16  25  Keratosis pilaris  ULLL  No  Yes  NA  No  No  PCR+  NK 
15  Rash  TrunkUL  No  No  NA  No  No  No  Yes 
16  25  Keratosis pilaris  ULLL  No  Yes  NA  No  No  PCR+  NK 

Gender: M: male; F: female.


Site: location of lesions: LL: lower limbs; UL: upper limbs.

NK: not known; NA: not applicable; ICU: intensive care unit.

Cutaneous onset: offset between systemic respiratory symptoms and cutaneous lesions.

The most common cutaneous reaction was hives (25%), followed by rashes (19%) and chilblain-like lesions (12%). Furthermore, we found another group of heterogeneous cutaneous lesions of remarkably diverse origin (infectious, vascular, inflammatory, traumatic, keratosis pilaris, and acrocyanosis). Thirty seven percent of cases associated fever and 56% respiratory symptoms, from cough to double pneumonia.

Unlike the series reported in Lombardy1 in which the most common cutaneous manifestation was erythematous rash, hives was the most common finding in our series. Previous studies showed that the most common cause of hives in children is infections, especially those of the respiratory tract.4

Keratosis pilaris is a common finding in children with atopic diathesis. We have found no evidence in the scientific literature of keratosis pilaris onset in patients with COVID-19. We do not know the mechanisms that may justify this finding in the context of COVID-19 disease.

One of the findings in our series is acrocyanosis. This sign reflects the peripheral hypoxia in probable relation to the thrombotic phenomena that have been described in the disease, both cutaneously3 as well as in other organ's vessels, including the lungs, heart, or brain, or by processes such as disseminated intravascular coagulation.5 In our case, we observed this finding in a patient with respiratory failure who required hospital admission.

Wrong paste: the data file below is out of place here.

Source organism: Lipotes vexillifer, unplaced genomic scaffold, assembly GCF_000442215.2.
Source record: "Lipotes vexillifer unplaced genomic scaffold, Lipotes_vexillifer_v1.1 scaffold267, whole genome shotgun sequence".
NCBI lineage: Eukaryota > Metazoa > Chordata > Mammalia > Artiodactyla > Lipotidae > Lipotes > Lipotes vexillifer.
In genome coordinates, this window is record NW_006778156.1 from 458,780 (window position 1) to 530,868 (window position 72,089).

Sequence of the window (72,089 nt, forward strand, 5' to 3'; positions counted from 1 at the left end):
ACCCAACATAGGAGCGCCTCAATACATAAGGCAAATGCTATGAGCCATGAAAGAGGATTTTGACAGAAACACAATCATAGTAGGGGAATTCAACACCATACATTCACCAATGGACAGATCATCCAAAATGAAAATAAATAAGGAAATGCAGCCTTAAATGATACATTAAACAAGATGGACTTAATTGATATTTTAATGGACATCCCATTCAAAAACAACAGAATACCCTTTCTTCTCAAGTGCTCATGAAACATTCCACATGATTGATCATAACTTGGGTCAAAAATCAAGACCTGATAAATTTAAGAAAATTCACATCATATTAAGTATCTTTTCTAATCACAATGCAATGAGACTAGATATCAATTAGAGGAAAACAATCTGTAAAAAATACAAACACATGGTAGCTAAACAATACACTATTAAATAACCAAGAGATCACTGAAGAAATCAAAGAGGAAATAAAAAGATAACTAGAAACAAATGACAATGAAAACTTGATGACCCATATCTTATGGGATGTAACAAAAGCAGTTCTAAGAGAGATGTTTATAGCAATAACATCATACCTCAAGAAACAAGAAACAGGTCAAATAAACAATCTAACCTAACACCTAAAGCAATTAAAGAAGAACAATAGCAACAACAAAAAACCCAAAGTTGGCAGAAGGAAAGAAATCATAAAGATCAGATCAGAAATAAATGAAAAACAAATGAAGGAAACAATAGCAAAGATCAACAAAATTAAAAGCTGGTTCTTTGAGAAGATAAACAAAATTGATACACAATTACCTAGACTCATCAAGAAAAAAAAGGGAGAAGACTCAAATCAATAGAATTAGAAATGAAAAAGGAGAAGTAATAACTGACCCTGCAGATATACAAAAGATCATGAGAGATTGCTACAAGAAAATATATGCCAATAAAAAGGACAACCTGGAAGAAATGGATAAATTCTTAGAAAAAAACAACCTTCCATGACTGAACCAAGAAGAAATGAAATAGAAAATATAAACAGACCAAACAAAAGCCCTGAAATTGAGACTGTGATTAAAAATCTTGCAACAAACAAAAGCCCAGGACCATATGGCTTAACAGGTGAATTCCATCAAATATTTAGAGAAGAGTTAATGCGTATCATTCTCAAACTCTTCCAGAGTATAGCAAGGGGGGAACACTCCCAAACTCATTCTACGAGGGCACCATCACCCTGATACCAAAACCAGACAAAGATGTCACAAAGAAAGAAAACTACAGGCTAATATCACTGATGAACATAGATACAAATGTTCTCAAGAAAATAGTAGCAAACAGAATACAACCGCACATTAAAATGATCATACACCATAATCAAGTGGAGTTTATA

This study has some limitations. Firstly, a restricted access to diagnostic tests, which excluded cases that presented with guiding symptoms of COVID-19, but which were not confirmed by PCR or serology; on the other hand, the elective use of tele-dermatology has made it difficult to take biopsies of these lesions.

More studies are needed that collect cutaneous manifestations in patients with COVID-19. Knowledge of these cutaneous reactions and study of the temporal patterns of onset of these findings could help to identify patients without other symptoms of this disease, especially in those regions where diagnostic tests are not available.


The authors wish to thank doctors Joaquín López, Javier Ruiz, José Pardo, Inmaculada de la Hera, Carolina Pereda and Marisa Cáceres for sharing with us the cases they have treated for the preparation of this article.

S. Recalcati.
Cutaneous manifestations in COVID-19: A first perspective.
J Eur Acad Dermatol Venereol, (2020),
J. Jimenez-Cauhe, D. Ortega-Quijano, M. Prieto-Barrios, O.M. Moreno-Arrones, D. Fernandez-Nieto.
Reply to “COVID-19 can present with a rash and be mistaken for Dengue”: Petechial rash in a patient with COVID-19 infection.
I.F. Manalo, M.K. Smith, J. Cheeley, R. Jacobs.
A dermatologic manifestation of COVID 19: transient livedo reticularis.
G. Ricci, A. Giannetti, T. Belotti, A. Dondi, B. Bendandi, Cipriani, et al.
Allergy is not the main trigger of urticaria in children referred to the emergency room.
J Eur Acad Dermatol Venereol, 24 (2010), pp. 1347-1348
Y. Deng, W. Liu, K. Liu, Y.Y. Fang, J. Shang, L. Zhou, et al.
Clinical characteristics of fatal and recovered cases of coronavirus disease 2019 (COVID-19) in Wuhan, China: a retrospective study.

Please cite this article as: Pérez-Suárez B, Martínez-Menchón T, Cutillas-Marco E. Hallazgos cutáneos en la pandemia de COVID-19 en la Región de Murcia. Med Clin (Barc). 2020;155:41–42.

Copyright © 2020. Elsevier España, S.L.U.. All rights reserved